Mining Bug Databases

Meet iBUGS: a benchmark for defect localization

Researchers have proposed a number of tools for automatic bug localization. Given a program and a description of the failure, such tools pinpoint a set of statements that are most likely to contain the bug. Evaluating these tools is a difficult task because existing benchmarks are limited in size of subjects and number of bugs.

The benchmark: 401 real bugs in 124kLOC. More than 2000 test cases.

We developed an approach that semiautomatically extracts benchmarks for bug localization from the history of a project. The result is the iBUGS dataset, a benchmark with real bugs for large test subjects (AspectJ, Rhino).

The iBUGS Repository – 401 bugs in AspectJ and Rhino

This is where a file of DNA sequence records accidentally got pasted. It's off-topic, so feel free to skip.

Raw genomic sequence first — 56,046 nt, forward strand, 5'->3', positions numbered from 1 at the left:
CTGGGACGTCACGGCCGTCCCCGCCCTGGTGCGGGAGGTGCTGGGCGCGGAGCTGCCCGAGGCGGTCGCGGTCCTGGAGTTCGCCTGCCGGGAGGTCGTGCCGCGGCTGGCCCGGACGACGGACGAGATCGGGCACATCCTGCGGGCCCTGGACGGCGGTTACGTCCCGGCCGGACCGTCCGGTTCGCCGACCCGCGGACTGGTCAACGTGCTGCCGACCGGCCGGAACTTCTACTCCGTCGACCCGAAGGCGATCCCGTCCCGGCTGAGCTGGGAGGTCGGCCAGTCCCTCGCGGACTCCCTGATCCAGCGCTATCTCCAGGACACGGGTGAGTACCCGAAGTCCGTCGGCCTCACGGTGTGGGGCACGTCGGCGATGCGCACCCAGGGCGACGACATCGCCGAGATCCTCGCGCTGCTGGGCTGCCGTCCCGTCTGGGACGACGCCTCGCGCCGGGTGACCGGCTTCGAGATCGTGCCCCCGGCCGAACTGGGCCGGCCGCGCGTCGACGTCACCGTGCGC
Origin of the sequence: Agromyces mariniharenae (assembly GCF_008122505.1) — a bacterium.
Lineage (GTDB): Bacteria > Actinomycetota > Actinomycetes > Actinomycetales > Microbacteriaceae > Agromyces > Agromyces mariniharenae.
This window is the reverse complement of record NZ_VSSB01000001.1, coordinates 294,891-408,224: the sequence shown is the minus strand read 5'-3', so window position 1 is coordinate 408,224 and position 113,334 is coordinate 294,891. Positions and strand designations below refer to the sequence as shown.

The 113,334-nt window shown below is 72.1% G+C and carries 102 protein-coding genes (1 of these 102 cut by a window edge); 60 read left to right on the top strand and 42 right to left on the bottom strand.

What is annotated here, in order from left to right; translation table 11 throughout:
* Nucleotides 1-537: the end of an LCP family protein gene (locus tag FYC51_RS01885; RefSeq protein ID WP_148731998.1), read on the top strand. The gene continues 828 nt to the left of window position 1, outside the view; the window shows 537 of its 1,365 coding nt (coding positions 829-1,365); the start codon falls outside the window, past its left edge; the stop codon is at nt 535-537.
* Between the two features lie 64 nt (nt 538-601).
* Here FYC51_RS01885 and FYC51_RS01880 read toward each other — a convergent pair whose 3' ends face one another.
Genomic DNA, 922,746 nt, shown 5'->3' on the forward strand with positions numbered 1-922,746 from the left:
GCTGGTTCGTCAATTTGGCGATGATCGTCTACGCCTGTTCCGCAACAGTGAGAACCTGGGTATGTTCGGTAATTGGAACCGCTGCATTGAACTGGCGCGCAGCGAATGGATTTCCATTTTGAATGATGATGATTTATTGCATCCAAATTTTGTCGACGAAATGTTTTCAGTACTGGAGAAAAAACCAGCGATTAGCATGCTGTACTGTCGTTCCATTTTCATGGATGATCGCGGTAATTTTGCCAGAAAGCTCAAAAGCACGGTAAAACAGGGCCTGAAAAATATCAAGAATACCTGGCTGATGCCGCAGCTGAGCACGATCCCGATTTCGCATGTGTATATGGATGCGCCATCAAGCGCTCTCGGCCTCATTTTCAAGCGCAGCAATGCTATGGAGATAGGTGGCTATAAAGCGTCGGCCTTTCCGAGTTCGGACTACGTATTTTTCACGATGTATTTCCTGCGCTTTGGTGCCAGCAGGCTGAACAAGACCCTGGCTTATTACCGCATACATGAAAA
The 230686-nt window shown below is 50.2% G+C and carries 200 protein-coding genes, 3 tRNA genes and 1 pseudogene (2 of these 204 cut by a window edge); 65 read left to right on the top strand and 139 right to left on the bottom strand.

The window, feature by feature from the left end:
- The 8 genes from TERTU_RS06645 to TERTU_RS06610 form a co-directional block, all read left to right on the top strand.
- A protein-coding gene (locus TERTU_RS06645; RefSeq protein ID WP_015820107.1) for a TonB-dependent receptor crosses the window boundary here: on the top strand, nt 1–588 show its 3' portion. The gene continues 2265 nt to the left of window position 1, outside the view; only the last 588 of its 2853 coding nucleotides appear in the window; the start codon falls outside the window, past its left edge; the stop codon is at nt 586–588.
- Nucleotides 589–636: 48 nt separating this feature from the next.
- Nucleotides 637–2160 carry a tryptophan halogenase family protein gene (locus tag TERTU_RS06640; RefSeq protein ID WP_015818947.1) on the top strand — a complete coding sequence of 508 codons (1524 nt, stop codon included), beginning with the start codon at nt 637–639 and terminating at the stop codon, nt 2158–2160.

Extraction of Bug Localization Benchmarks from History – ASE 2007
Extraction of Bug Localization Benchmarks from History – extended TR

Identification of bug-introducing changes

Bug-fixes are widely used for predicting bugs or finding risky parts of software. However, a bug-fix does not contain information about the change that initially introduced the bug. Such bug-introducing changes can help identifying important properties of software bugs such as correlated factors or causalities. For example, they reveal which developers or what kinds of source code changes introduce more bugs.

Don’t program on Fridays!

In contrast to bug-fixes that are relatively easy to obtain, the extraction of bugintroducing changes is challenging. We developed algorithms to automatically and accurately identify bug-introducing changes.

When do Changes Induce Fixes? On Fridays – MSR 2005
HATARI: Raising Risk Awareness – ESEC/SIGSOFT FSE 2005
Automatic Identification of Bug-Introducing Changes – ASE 2006